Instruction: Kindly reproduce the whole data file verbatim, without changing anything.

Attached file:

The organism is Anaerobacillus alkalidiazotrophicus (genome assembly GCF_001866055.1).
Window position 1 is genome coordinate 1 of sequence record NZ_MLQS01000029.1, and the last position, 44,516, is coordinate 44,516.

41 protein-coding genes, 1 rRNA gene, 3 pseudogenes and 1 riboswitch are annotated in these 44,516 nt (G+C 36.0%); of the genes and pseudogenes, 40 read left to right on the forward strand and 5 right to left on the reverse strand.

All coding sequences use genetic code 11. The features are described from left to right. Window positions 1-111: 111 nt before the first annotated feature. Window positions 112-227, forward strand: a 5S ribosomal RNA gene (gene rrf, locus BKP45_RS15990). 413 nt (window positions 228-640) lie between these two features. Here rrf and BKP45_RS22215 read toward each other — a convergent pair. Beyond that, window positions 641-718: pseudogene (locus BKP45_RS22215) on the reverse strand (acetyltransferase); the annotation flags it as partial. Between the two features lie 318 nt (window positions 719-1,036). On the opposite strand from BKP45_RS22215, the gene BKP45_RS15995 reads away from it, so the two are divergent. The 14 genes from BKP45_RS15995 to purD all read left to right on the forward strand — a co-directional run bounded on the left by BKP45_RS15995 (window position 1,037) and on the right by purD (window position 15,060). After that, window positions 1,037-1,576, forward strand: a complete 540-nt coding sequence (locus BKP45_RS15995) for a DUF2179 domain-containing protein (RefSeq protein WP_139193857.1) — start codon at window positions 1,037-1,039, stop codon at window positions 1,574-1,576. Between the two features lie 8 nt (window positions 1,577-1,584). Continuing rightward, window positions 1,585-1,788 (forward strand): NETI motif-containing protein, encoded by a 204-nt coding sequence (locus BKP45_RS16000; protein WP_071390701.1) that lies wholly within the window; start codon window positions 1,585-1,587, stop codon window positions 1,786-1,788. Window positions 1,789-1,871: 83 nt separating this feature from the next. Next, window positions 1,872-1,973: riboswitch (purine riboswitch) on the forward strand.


The organism is Anaerobacillus alkalidiazotrophicus (genome assembly GCF_001866055.1).
Window position 1 is genome coordinate 1 of sequence record NZ_MLQS01000029.1, and the last position, 44,516, is coordinate 44,516.

41 protein-coding genes, 1 rRNA gene, 3 pseudogenes and 1 riboswitch are annotated in these 44,516 nt (G+C 36.0%); of the genes and pseudogenes, 40 read left to right on the forward strand and 5 right to left on the reverse strand.

All coding sequences use genetic code 11. The features are described from left to right. Window positions 1-111: 111 nt before the first annotated feature. Window positions 112-227, forward strand: a 5S ribosomal RNA gene (gene rrf, locus BKP45_RS15990). 413 nt (window positions 228-640) lie between these two features. Here rrf and BKP45_RS22215 read toward each other — a convergent pair. Beyond that, window positions 641-718: pseudogene (locus BKP45_RS22215) on the reverse strand (acetyltransferase); the annotation flags it as partial. Between the two features lie 318 nt (window positions 719-1,036). On the opposite strand from BKP45_RS22215, the gene BKP45_RS15995 reads away from it, so the two are divergent. The 14 genes from BKP45_RS15995 to purD all read left to right on the forward strand — a co-directional run bounded on the left by BKP45_RS15995 (window position 1,037) and on the right by purD (window position 15,060). After that, window positions 1,037-1,576, forward strand: a complete 540-nt coding sequence (locus BKP45_RS15995) for a DUF2179 domain-containing protein (RefSeq protein WP_139193857.1) — start codon at window positions 1,037-1,039, stop codon at window positions 1,574-1,576. Between the two features lie 8 nt (window positions 1,577-1,584). Continuing rightward, window positions 1,585-1,788 (forward strand): NETI motif-containing protein, encoded by a 204-nt coding sequence (locus BKP45_RS16000; protein WP_071390701.1) that lies wholly within the window; start codon window positions 1,585-1,587, stop codon window positions 1,786-1,788. Window positions 1,789-1,871: 83 nt separating this feature from the next. Next, window positions 1,872-1,973: riboswitch (purine riboswitch) on the forward strand.